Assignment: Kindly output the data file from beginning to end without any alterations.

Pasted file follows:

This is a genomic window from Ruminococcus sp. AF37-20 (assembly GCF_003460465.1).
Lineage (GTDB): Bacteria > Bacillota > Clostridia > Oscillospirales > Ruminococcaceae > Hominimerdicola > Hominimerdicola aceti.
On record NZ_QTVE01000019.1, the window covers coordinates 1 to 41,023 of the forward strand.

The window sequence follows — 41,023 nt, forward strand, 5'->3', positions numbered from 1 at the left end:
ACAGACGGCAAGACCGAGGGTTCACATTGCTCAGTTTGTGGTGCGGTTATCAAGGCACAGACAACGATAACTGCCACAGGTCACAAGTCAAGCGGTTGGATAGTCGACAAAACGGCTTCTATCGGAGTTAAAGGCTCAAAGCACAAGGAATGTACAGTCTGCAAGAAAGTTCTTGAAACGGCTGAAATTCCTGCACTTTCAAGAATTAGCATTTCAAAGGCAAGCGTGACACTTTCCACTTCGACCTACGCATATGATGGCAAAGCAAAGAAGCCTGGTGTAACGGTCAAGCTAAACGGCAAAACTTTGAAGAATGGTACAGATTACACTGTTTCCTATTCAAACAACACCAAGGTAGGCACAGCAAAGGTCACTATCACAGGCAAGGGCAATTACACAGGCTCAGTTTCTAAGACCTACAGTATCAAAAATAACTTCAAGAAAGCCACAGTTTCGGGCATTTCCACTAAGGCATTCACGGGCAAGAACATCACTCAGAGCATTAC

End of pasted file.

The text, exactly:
This is a genomic window from Ruminococcus sp. AF37-20 (assembly GCF_003460465.1).
Lineage (GTDB): Bacteria > Bacillota > Clostridia > Oscillospirales > Ruminococcaceae > Hominimerdicola > Hominimerdicola aceti.
On record NZ_QTVE01000019.1, the window covers coordinates 1 to 41,023 of the forward strand.

The window sequence follows — 41,023 nt, forward strand, 5'->3', positions numbered from 1 at the left end:
ACAGACGGCAAGACCGAGGGTTCACATTGCTCAGTTTGTGGTGCGGTTATCAAGGCACAGACAACGATAACTGCCACAGGTCACAAGTCAAGCGGTTGGATAGTCGACAAAACGGCTTCTATCGGAGTTAAAGGCTCAAAGCACAAGGAATGTACAGTCTGCAAGAAAGTTCTTGAAACGGCTGAAATTCCTGCACTTTCAAGAATTAGCATTTCAAAGGCAAGCGTGACACTTTCCACTTCGACCTACGCATATGATGGCAAAGCAAAGAAGCCTGGTGTAACGGTCAAGCTAAACGGCAAAACTTTGAAGAATGGTACAGATTACACTGTTTCCTATTCAAACAACACCAAGGTAGGCACAGCAAAGGTCACTATCACAGGCAAGGGCAATTACACAGGCTCAGTTTCTAAGACCTACAGTATCAAAAATAACTTCAAGAAAGCCACAGTTTCGGGCATTTCCACTAAGGCATTCACGGGCAAGAACATCACTCAGAGCATTAC